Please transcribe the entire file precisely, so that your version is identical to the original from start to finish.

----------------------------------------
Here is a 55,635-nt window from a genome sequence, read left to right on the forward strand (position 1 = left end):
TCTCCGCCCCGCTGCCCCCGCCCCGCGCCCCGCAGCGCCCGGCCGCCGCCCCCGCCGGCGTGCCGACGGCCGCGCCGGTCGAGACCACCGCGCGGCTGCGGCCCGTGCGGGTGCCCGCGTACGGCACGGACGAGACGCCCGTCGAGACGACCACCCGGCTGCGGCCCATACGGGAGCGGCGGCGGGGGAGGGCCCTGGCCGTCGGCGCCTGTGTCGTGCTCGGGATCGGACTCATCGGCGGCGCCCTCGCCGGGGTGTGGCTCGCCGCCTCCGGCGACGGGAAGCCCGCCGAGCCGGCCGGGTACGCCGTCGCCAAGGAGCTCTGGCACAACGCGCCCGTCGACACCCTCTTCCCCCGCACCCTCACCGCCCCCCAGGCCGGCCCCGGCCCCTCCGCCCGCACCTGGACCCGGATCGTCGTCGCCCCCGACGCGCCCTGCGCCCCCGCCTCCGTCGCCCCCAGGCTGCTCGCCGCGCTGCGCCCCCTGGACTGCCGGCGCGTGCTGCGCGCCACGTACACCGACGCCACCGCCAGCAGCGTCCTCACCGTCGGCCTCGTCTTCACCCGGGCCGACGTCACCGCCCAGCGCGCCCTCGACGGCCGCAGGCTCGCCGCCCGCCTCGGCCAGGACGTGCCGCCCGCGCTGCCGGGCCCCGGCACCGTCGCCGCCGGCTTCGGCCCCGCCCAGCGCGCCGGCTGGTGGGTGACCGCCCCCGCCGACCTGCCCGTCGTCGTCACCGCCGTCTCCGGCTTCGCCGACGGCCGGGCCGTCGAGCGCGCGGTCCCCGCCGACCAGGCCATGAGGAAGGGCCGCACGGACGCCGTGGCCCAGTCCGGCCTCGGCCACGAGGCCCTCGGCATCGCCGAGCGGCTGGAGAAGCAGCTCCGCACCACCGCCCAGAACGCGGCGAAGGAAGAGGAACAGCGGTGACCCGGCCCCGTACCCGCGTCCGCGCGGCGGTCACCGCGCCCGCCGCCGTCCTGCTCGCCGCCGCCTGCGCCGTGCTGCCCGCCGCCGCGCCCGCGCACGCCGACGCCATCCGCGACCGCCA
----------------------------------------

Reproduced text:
Here is a 55,635-nt window from a genome sequence, read left to right on the forward strand (position 1 = left end):
TCTCCGCCCCGCTGCCCCCGCCCCGCGCCCCGCAGCGCCCGGCCGCCGCCCCCGCCGGCGTGCCGACGGCCGCGCCGGTCGAGACCACCGCGCGGCTGCGGCCCGTGCGGGTGCCCGCGTACGGCACGGACGAGACGCCCGTCGAGACGACCACCCGGCTGCGGCCCATACGGGAGCGGCGGCGGGGGAGGGCCCTGGCCGTCGGCGCCTGTGTCGTGCTCGGGATCGGACTCATCGGCGGCGCCCTCGCCGGGGTGTGGCTCGCCGCCTCCGGCGACGGGAAGCCCGCCGAGCCGGCCGGGTACGCCGTCGCCAAGGAGCTCTGGCACAACGCGCCCGTCGACACCCTCTTCCCCCGCACCCTCACCGCCCCCCAGGCCGGCCCCGGCCCCTCCGCCCGCACCTGGACCCGGATCGTCGTCGCCCCCGACGCGCCCTGCGCCCCCGCCTCCGTCGCCCCCAGGCTGCTCGCCGCGCTGCGCCCCCTGGACTGCCGGCGCGTGCTGCGCGCCACGTACACCGACGCCACCGCCAGCAGCGTCCTCACCGTCGGCCTCGTCTTCACCCGGGCCGACGTCACCGCCCAGCGCGCCCTCGACGGCCGCAGGCTCGCCGCCCGCCTCGGCCAGGACGTGCCGCCCGCGCTGCCGGGCCCCGGCACCGTCGCCGCCGGCTTCGGCCCCGCCCAGCGCGCCGGCTGGTGGGTGACCGCCCCCGCCGACCTGCCCGTCGTCGTCACCGCCGTCTCCGGCTTCGCCGACGGCCGGGCCGTCGAGCGCGCGGTCCCCGCCGACCAGGCCATGAGGAAGGGCCGCACGGACGCCGTGGCCCAGTCCGGCCTCGGCCACGAGGCCCTCGGCATCGCCGAGCGGCTGGAGAAGCAGCTCCGCACCACCGCCCAGAACGCGGCGAAGGAAGAGGAACAGCGGTGACCCGGCCCCGTACCCGCGTCCGCGCGGCGGTCACCGCGCCCGCCGCCGTCCTGCTCGCCGCCGCCTGCGCCGTGCTGCCCGCCGCCGCGCCCGCGCACGCCGACGCCATCCGCGACCGCCA